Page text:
At Forbes, Emily Willingham knocks down an old story that the CDC is hiding a vaccine-autism link. At Livescience, Mark Lallanilla describes how the vaccine theory is hurting people.
The latest measles threat started when an infected student at the University of California, Berkeley, rode the Bay Area Rapid Transit (BART) train system earlier this month, possibly exposing hundreds of thousands of people to the disease, the Los Angeles Times reports.
And in a worrisome trend, it's the college-educated residents of affluent areas who are skipping vaccinations. "It's that whole natural, BPA-free, hybrid-car community that says, 'We're not going to put chemicals in our children,'" Dr. Nina Shapiro, of UCLA's David Geffen School of Medicine, told Salon.com. [5 Dangerous Vaccination Myths]
Some observers are surprised that many of the parents who are deciding against vaccinating their children aren't from poor or marginalized communities, but rather in some of the wealthiest enclaves in America.
"One of Malibu's three elementary schools reported that just 58 percent of its kindergartners were up to date on their vaccinations," Shapiro wrote, noting that some private schools have vaccination rates as low as 20 percent. "Parents are willingly paying up to $25,000 a year to schools at which fewer than one in five kindergartners has been immunized against … measles, polio, meningitis and pertussis."
Even in places where vaccinations are required, exemptions are easily obtained for religious or other reasons. Some people, it seems, have forgotten how devastating many communicable diseases are.
"When I was in medical school, pertussis was discussed primarily in the past tense," Shapiro wrote. "We learned about how whooping cough had taken the lives of many people in the 1930s, before a vaccine was available. It felt like ancient history."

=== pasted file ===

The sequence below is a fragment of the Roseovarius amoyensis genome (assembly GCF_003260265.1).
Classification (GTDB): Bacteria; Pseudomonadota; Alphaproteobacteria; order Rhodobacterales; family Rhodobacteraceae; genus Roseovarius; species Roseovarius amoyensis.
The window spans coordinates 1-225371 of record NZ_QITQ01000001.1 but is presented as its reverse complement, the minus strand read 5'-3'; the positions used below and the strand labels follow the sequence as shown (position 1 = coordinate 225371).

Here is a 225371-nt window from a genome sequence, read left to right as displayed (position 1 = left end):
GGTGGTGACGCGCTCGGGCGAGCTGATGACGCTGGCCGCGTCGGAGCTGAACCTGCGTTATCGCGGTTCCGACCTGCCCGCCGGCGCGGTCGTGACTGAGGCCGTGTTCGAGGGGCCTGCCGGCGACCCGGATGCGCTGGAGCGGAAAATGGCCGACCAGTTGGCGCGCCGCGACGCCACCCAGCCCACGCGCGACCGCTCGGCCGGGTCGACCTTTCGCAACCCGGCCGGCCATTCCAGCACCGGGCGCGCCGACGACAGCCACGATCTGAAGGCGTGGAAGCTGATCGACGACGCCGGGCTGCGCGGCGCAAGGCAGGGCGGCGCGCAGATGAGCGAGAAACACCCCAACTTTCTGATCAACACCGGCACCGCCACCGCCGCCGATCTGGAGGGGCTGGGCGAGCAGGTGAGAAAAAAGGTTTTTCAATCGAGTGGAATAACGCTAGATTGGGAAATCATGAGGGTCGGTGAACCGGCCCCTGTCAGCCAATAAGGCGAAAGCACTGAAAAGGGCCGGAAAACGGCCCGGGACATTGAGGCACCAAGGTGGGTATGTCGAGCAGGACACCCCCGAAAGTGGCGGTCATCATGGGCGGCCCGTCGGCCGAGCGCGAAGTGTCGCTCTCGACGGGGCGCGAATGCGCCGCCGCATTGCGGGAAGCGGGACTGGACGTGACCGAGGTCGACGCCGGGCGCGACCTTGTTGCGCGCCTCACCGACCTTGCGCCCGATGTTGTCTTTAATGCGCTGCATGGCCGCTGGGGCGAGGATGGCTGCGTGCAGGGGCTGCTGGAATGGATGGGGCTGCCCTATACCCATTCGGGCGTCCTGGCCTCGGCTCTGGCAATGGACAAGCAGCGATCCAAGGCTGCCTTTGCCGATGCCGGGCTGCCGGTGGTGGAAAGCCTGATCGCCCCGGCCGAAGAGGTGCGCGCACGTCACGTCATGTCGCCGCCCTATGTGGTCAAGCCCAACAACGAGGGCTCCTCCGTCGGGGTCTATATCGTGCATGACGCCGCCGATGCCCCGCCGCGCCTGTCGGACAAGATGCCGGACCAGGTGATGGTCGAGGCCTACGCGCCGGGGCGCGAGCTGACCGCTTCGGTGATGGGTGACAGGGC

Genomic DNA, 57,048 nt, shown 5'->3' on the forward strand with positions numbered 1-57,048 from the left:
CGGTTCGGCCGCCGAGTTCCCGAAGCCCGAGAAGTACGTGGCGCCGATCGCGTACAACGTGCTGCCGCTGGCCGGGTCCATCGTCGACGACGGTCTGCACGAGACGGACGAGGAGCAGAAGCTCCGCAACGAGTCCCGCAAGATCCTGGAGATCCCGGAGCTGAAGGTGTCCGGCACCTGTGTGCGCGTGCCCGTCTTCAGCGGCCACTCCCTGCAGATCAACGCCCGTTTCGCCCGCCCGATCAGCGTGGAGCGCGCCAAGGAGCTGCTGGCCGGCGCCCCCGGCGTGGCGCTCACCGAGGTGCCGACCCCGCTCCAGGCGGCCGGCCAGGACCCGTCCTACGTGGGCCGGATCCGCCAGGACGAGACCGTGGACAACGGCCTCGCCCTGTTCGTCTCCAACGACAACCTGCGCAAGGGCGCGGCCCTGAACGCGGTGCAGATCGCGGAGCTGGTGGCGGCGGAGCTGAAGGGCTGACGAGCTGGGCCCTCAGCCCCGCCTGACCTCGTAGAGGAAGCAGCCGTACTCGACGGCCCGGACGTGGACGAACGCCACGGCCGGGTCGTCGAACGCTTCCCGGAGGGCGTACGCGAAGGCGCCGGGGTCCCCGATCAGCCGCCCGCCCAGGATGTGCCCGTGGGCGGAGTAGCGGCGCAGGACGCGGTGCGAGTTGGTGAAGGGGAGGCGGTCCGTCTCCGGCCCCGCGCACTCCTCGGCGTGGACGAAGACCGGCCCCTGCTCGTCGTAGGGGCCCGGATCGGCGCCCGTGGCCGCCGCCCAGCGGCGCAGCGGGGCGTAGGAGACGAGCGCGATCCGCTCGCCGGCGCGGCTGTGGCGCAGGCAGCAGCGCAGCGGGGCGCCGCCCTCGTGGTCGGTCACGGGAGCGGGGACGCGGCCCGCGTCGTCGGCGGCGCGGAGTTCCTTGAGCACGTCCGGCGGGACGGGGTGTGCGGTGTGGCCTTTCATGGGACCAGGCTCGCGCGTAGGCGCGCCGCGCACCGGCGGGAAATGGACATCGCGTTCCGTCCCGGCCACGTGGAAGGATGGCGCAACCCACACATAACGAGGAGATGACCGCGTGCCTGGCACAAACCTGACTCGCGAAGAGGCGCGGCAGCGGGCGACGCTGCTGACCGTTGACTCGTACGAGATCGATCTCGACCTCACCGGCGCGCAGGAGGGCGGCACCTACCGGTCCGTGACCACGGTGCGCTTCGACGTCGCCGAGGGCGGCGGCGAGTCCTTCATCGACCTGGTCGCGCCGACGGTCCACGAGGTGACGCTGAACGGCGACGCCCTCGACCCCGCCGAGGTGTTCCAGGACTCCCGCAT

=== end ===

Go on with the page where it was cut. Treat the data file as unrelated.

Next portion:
"But now, pertussis has made a comeback in California and other states, causing severe illness in kids and adults," she wrote. "Children have died.". From KQED's California Report:
First the flu, then whooping cough and now measles. State health officials announced Friday morning that the state has 15 confirmed cases, compared with just two at this time last year.
Of the 15 cases, three are in people who traveled to the Philippines, where a large outbreak is occurring, according to the California Department of Public Health (CDPH). Two more cases are in recently returned travelers from India, where measles is endemic. Nearly half of the cases — seven — are in people who were “intentionally not vaccinated,” said Dr. Gil Chavez, state epidemiologist with the CDPH.
“It’s very clear to anyone that’s been following the issue that there’s no information that supports the theory that vaccines are harmful to kids, and that any link to long-term problems, such as autism, has been debunked,” Chavez said.